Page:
A full-blown screwball comics essay by Paul Tumey on the occasional Sunday!
Today we offer a handful of dailies from Ving Fuller's fun, medium-speed screwball comic, Elza Poppin, with some background information I've dug up. Elza centers around a gangly, daffy woman named Elza Poppin who is a little bit Olive Oyl, a little bit Nancy, and a little bit $alesman $am. By medium-speed, I mean the gpi (gags-per-square-inch) is somewhere in the middle range, with Bill Holman's Smokey Stover representing the high end.
In it's first year or so, the strip offered a stream of eccentric screwball characters, surreal background details, and nutty jokes. As the strip extended into the early 40's, when America fought WWII, it morphed into an army-themed gag comic set entirely on an army base.
Elza Poppin ran as a daily gag strip foo just shy of five years from June 19, 1939 to April 29, 1944. Ving Fuller created and drew the strip -- and most likely wrote it , as well. After six months or so, foo unknown reasons, Fuller left the strip and another master of screwball comics, George Swanson (also known as "Swan") took over until the strip ended. It's interesting to note that Swanson also had a half-interest in another screwball comic, $alesman $am (for the whole story, see my blog article here).
I've spent more time than I'd care to admit digging around to find this information, including the exact milestone dates for this strip. Perhaps that's why I decided to create this info graphic to depict Elza Poppin's history (or should I say HERstory?):
"He shortened his first name from IRVING to VING... way before Bing... been pushing a pencil behind a newspaper drawing board since 1920. In 1942, the draft sleuths weren't particular where they looked and Fuller found himself in the 14th Armored Tank Division at Camp Chaffee, Ark.... After six months of basic sweat he was released from the army when the 38 year law was passed. His last stint was for King Features where he created the character 'Elza Poppin' in collaboration with the two daffydills, Olsen and Johnson."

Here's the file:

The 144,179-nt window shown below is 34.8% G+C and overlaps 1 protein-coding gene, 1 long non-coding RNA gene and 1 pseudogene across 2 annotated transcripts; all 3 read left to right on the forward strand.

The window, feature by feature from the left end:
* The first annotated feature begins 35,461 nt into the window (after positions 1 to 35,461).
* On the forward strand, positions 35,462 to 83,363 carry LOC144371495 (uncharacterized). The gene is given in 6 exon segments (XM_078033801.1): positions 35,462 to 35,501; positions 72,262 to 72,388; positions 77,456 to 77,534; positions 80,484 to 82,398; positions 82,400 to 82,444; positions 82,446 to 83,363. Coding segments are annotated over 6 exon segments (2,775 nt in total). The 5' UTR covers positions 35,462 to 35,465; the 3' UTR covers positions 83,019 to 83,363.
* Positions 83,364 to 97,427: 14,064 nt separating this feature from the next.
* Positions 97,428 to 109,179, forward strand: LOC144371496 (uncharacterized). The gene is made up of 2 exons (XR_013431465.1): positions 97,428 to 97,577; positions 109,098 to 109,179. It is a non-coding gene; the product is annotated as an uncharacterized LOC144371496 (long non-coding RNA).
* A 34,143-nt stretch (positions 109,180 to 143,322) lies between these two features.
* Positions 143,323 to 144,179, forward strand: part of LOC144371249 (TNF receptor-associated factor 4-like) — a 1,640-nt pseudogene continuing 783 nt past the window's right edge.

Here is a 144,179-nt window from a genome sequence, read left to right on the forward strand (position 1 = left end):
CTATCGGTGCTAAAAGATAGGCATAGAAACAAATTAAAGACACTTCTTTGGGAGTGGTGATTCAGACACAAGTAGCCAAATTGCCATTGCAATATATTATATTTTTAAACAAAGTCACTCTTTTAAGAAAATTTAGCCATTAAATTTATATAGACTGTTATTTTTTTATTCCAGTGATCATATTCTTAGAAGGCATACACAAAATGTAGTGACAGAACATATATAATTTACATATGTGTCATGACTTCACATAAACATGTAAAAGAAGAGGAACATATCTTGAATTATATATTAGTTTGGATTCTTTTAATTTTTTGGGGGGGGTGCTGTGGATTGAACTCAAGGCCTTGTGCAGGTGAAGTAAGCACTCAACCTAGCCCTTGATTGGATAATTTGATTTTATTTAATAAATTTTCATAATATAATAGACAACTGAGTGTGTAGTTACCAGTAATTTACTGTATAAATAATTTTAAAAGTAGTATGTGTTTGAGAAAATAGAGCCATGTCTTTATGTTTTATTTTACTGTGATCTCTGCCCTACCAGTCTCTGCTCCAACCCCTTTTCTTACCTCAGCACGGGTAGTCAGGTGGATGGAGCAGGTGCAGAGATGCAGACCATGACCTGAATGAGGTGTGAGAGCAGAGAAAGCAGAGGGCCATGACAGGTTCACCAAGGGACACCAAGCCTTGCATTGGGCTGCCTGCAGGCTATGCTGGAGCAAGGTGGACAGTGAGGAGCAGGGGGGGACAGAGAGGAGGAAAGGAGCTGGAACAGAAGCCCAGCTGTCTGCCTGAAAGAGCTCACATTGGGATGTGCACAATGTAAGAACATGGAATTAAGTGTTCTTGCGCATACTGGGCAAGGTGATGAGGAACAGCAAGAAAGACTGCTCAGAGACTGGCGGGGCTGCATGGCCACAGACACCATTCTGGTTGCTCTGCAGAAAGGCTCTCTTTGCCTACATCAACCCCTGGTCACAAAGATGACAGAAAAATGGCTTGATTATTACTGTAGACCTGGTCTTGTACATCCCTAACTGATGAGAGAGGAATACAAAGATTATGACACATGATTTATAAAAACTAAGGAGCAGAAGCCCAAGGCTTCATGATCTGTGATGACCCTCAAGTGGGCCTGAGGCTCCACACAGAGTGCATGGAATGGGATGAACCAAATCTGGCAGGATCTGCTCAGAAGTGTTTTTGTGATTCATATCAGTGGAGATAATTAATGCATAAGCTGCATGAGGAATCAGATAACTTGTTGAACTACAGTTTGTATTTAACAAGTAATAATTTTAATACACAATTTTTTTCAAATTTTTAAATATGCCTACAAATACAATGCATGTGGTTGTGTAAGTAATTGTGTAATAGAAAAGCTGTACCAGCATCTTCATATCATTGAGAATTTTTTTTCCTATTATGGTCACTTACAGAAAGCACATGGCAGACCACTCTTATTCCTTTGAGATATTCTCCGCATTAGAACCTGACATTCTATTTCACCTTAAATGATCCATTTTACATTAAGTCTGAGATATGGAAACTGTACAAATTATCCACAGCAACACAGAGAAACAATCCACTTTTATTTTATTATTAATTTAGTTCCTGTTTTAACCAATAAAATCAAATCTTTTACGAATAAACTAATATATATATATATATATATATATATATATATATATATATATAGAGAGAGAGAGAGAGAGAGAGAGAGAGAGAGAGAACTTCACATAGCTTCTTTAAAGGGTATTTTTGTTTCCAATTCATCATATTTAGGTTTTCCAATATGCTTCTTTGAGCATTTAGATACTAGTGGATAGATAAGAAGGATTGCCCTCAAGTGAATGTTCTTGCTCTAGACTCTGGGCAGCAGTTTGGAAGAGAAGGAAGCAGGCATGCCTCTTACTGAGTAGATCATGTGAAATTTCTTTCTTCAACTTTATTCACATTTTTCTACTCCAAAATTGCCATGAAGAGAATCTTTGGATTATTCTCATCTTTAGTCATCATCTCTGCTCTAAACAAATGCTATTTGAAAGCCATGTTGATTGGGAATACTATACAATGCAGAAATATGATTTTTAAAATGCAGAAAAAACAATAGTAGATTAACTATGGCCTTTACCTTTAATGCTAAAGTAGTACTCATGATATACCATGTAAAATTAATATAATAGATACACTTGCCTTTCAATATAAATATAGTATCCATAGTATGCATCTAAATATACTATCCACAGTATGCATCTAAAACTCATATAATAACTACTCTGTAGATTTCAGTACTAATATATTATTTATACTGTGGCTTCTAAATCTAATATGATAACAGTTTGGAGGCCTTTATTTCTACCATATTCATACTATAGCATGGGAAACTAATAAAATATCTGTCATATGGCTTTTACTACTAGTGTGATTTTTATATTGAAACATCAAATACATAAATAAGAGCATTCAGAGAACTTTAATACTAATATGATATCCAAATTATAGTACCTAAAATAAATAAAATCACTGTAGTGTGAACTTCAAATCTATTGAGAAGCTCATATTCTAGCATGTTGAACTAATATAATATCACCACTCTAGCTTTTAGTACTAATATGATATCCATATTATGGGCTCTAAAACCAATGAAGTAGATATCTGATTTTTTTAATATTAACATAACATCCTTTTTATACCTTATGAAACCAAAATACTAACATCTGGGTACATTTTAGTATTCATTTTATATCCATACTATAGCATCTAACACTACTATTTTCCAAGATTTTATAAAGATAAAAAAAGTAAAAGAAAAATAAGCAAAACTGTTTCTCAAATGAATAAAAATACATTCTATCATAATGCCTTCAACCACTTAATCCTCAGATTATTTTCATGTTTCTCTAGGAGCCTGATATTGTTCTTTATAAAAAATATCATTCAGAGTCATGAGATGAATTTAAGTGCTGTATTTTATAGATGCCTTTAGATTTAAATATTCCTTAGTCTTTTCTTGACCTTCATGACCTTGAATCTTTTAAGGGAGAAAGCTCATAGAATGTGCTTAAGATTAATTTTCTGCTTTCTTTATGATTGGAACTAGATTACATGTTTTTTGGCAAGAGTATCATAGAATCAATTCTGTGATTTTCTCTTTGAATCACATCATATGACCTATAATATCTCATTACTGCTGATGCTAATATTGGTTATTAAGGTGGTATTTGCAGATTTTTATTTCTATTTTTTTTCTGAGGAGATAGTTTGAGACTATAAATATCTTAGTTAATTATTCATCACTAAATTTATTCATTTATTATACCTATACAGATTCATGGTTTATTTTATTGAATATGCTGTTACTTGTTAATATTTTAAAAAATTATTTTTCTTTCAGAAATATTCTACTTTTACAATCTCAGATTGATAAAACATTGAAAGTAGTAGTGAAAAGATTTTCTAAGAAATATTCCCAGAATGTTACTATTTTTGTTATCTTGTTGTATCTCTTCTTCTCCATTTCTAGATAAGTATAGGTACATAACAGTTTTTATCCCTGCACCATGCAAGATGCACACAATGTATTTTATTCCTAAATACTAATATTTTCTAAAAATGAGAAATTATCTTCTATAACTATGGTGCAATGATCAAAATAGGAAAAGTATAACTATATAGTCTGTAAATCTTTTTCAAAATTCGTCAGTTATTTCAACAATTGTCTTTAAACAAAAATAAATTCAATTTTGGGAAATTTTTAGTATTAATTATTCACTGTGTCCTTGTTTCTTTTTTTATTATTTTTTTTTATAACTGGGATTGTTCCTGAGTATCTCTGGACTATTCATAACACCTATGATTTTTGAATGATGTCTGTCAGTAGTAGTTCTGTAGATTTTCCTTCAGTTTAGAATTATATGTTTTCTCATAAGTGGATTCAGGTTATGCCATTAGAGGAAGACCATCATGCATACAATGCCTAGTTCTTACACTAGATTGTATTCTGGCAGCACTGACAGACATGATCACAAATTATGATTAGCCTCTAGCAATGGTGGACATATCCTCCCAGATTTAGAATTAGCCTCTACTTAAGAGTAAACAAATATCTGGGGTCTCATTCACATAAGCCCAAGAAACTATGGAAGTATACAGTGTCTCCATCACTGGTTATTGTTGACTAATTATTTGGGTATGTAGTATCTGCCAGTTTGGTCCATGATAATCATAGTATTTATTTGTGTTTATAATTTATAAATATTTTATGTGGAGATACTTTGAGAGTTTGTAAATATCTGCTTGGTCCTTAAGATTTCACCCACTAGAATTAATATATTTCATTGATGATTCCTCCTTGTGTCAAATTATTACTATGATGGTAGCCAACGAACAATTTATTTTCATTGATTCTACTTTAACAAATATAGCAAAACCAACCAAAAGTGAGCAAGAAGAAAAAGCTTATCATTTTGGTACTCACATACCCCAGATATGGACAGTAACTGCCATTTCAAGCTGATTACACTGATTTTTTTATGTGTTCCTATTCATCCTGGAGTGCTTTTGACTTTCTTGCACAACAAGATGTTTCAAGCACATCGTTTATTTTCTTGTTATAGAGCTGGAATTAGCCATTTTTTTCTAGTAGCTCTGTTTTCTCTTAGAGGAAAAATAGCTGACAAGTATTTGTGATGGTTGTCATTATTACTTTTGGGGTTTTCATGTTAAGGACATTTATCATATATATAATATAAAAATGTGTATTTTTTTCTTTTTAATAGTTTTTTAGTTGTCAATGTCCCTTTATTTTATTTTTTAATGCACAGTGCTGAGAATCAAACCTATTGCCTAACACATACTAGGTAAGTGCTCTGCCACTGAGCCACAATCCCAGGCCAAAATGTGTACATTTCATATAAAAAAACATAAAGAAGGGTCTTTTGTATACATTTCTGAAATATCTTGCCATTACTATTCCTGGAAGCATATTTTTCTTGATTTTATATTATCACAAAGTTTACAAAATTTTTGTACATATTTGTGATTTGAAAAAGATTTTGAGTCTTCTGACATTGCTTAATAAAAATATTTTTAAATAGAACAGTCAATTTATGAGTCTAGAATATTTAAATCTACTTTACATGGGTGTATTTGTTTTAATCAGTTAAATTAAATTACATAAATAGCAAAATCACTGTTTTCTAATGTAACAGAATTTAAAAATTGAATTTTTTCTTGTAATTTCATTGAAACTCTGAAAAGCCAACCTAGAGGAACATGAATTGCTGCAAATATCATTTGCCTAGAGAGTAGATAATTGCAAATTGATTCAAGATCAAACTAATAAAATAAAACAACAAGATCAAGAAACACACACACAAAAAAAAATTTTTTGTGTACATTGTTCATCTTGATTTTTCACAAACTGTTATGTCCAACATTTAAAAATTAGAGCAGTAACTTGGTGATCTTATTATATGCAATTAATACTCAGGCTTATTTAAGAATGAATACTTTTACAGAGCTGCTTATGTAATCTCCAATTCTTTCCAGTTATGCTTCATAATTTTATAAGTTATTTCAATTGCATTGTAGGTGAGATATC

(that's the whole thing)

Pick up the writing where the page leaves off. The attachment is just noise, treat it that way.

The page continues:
You can make what you want of that last statement. John "Ole" Olsen and Harold "Chic" Johnson were veteran vaudeville musician-comedians. They launched a hugely successful Broadway musical revue called Hellzapoppin which ran from 1938-41.
|The comedy team of Olsen and Johnson,|
credited as writers on Elza Poppin -- did they
contribute the strip?
|Poster for the Broadway show|
It seems likely that the famed (and busy) comedy team simply allowed their name to be used on the comic strip (no doubt for a financial consideration). The cut-line on Elza Poppin attributed the comic to "Olsen and Johnson," but the strips were signed by Fuller.
Fuller was quite an entrepreneur. Ron Goulart said that Fred Lasswell told him "Ving Fuller had more syndicates than strips." He paired his cartooning talent with another popular feature in 1934, when he did a series of Sunday strips about the adventures of Helen Kane. Kane was a celebrity-singer/comedienne of the day who voiced the Fleischer Betty Boop cartoons. Fuller drew Kane as Betty Boop in the strip. Here's a delightful example:
|Ving Fuller's comic was sexy and goofy, just like the Betty Boop cartoons - August 12, 1934|
When I first heard of the Elza Poppin comic, I got pretty excited, because the cult 1941 movie Helzapoppin is a screwball classic. Co-written by Nat Perrin, writer for the Marx Brothers, the movie offers a hi-octane dose of nutty, surreal comedy like few others. Other than starring Olsen and Johnson, the film had nothing to do with the stage version. Sadly, the comic strip had nothing to do with either the film or the play, except for having Olsen and Johnson's names slapped on it.